One man disagrees with the state and the corps as well as environmentalists on the way to build land. You can tell where he comes from by those he cites.
There are better ways to rebuild Louisiana’s wetlands. It’s not too late to stop a long-imagined but misguided $2 billion project to divert up to 75,000 cubic feet per second of the Mississippi River into the Barataria Basin to replenish disappearing marsh. The public comment period with the U.S. Army Corps of Engineers for the Mid-Barataria Sediment Diversion Project ends Monday. Despite the decades of planning that have gone into the project, the Corps should not approve it right now. Critics such as Lt. Gov. Billy Nungesser have raised too many good objections. More important, alternatives exist that could rebuild wetlands faster, at a lesser cost, and without the environmental harms the diversion will create.nola.com
He states his long time support of diversions but not this one.
I write this as a 35-year-long cheerleader for diversion projects for wetlands restoration. It is incontrovertible that a major reason for wetlands loss is the man-made levee system that keeps the Mississippi from regularly overflowing its banks and sending sediment-rich water into south Louisiana’s marshes. For decades, coastal restorationists have reasoned that man could reintroduce nature’s designs by re-engineering the levee system to re-provide part of the former sediment flow. Alas, that theory isn’t well-tested. Cheerleading must bow to empirical evidence. Prior, smaller diversion projects have seen mixed results. Several respected oceanographers say the diversion would destroy more wetlands than it would save. Plus, for millions of years, the river’s water and sediments carried no pesticides and herbicides, not to mention other toxic chemicals. Now they do. And everybody agrees the sudden reintroduction of fresh water (along with the chemicals) will virtually wipe out populations of dolphins (about 2,000), oysters and shrimp in the basin, and probably also harm trout and other fish. As has been well reported, the water from the 2019 opening of the Bonnet Carre Spillway caused horrid suffering and death of dolphins and some $256 million in damages to fisheries overall. A separate breach at Mardi Gras Pass played havoc with oyster reefs in Breton Sound. Equally well reported has been the battle between the diversion project’s advocates and adversaries. The former include engineering firms hoping for business and well-intentioned public officials with massive intellectual and sweat equity in the project. On the other side, fishing, restaurant and tourist industries, some major wildlife groups and several parish governments fear catastrophic ecological and economic damage to fisheries.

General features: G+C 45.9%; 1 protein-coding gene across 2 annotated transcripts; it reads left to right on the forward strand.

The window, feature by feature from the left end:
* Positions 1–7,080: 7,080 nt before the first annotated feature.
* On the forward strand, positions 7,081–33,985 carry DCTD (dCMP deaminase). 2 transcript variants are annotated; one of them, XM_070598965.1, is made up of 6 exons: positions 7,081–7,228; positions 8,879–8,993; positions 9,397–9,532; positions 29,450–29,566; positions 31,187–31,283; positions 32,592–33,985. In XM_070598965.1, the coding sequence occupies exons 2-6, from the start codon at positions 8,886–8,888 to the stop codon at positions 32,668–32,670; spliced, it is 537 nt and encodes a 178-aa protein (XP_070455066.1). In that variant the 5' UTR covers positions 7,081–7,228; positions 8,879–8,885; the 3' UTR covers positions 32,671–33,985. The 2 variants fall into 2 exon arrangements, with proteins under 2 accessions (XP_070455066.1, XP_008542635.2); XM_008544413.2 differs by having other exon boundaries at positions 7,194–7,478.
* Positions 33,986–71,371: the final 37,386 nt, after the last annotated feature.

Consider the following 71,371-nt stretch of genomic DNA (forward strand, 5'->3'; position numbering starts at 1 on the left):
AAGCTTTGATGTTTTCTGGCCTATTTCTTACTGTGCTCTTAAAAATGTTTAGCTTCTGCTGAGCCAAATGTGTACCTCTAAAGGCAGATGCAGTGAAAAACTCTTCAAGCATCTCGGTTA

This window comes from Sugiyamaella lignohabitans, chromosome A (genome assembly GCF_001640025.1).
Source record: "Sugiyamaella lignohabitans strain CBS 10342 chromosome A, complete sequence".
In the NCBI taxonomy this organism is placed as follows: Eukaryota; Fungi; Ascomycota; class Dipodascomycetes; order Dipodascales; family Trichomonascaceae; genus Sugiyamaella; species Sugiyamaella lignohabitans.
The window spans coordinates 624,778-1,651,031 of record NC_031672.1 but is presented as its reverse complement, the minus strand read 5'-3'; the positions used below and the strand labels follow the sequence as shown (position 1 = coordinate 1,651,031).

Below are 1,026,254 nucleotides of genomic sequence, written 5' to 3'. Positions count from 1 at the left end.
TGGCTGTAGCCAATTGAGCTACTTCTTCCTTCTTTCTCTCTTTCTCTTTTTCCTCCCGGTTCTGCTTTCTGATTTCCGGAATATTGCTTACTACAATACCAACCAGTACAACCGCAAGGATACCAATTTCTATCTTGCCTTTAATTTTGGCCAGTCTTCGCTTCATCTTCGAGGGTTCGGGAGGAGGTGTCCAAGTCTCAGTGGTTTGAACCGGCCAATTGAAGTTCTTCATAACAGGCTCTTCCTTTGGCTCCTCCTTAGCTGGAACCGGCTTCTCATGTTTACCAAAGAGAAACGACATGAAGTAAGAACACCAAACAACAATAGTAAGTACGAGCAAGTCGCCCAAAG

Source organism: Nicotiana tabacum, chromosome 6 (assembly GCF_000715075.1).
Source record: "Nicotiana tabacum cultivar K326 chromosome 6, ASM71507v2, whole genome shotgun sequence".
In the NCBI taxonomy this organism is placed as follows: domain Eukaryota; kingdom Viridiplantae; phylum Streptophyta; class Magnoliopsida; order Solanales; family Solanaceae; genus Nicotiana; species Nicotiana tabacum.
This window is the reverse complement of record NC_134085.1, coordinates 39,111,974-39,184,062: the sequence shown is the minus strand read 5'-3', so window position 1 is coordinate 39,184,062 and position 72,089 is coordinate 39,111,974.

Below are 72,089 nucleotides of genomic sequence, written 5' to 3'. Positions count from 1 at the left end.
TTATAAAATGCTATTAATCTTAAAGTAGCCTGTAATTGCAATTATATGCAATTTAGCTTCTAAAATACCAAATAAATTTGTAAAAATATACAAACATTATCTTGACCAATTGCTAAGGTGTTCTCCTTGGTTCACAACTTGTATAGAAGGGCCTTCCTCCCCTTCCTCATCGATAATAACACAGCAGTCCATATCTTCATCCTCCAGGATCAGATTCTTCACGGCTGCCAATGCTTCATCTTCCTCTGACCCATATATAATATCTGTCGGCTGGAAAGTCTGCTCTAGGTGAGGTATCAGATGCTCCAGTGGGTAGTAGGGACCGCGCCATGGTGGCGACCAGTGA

This is not an all of nothing problem. There are other solutions.
Far less well reported is that this need not be an all-or-nothing choice between fisheries and wetlands. If the $2 billion is repurposed, there are ways to rebuild the latter without devastating the former. Abandoned oil pipeline canals that helped cause erosion could be backfilled from soil banks. Sediment directly dredged from the Mississippi River or from offshore can be used to build new land, without the fresh water that ruins salinity levels. Berms, some of them “forested” with young trees, can be built as breakwaters to block incoming storm surges while keeping wave action from carrying soil out to sea. And new oyster reefs, which also serve as breakwaters, can be seeded with live larvae introduced to crushed stone. And if bureaucrats get out of the way, private companies can do the dredging and filling by contracting with the state while buying property from existing owners, all with greater efficiency and less cost than if the state had to manage all the projects itself. For example, former Obama Environmental Quality honcho Tim Male, now of the Environmental Policy Innovation Center, argues strenuously for the cost-efficacy of private contracting. We know private contracting has worked for wetlands mitigation projects for years. Pipelines can deliver slurry for marsh rebuilding that is quicker and less expensive. We know the restoration of Queen Bess (Pelican) Island and Shell Island, both using dredged material, have been tremendously successful, remarkably quickly and cost-effectively.
Diversions are costly both in the actual cost and the economic cost of this one.
The diversion projects are “a very expensive experiment,” said Michael Ellison, a former executive director for Louisiana’s Coastal Protection Restoration Authority and former director of mitigation services in the state of North Carolina. “But there’s no accountability if it doesn’t work.” Ellison, now a consultant who has no clients in Louisiana (and thus no financial biases), said it makes more sense to pump sediments from the Mississippi River than to do a major project diverting the flow of river water. The dredge-and-pump solution, he said, is “one of the most useful tools in the box. It’s faster. It’s proven, everybody down there knows how to do it. They have been doing it a long time …. And it’s an alternative that does not cost $2 billion to test.”
This is the first negative piece were a myriad of options were presented. Some are being done nos, plugging some wells, and others such as filling in the dredged canals also have been done but not to a large scale. His mention of these goes back to my question, why were not the oil companies told to do this work when they stopped drilling in an area?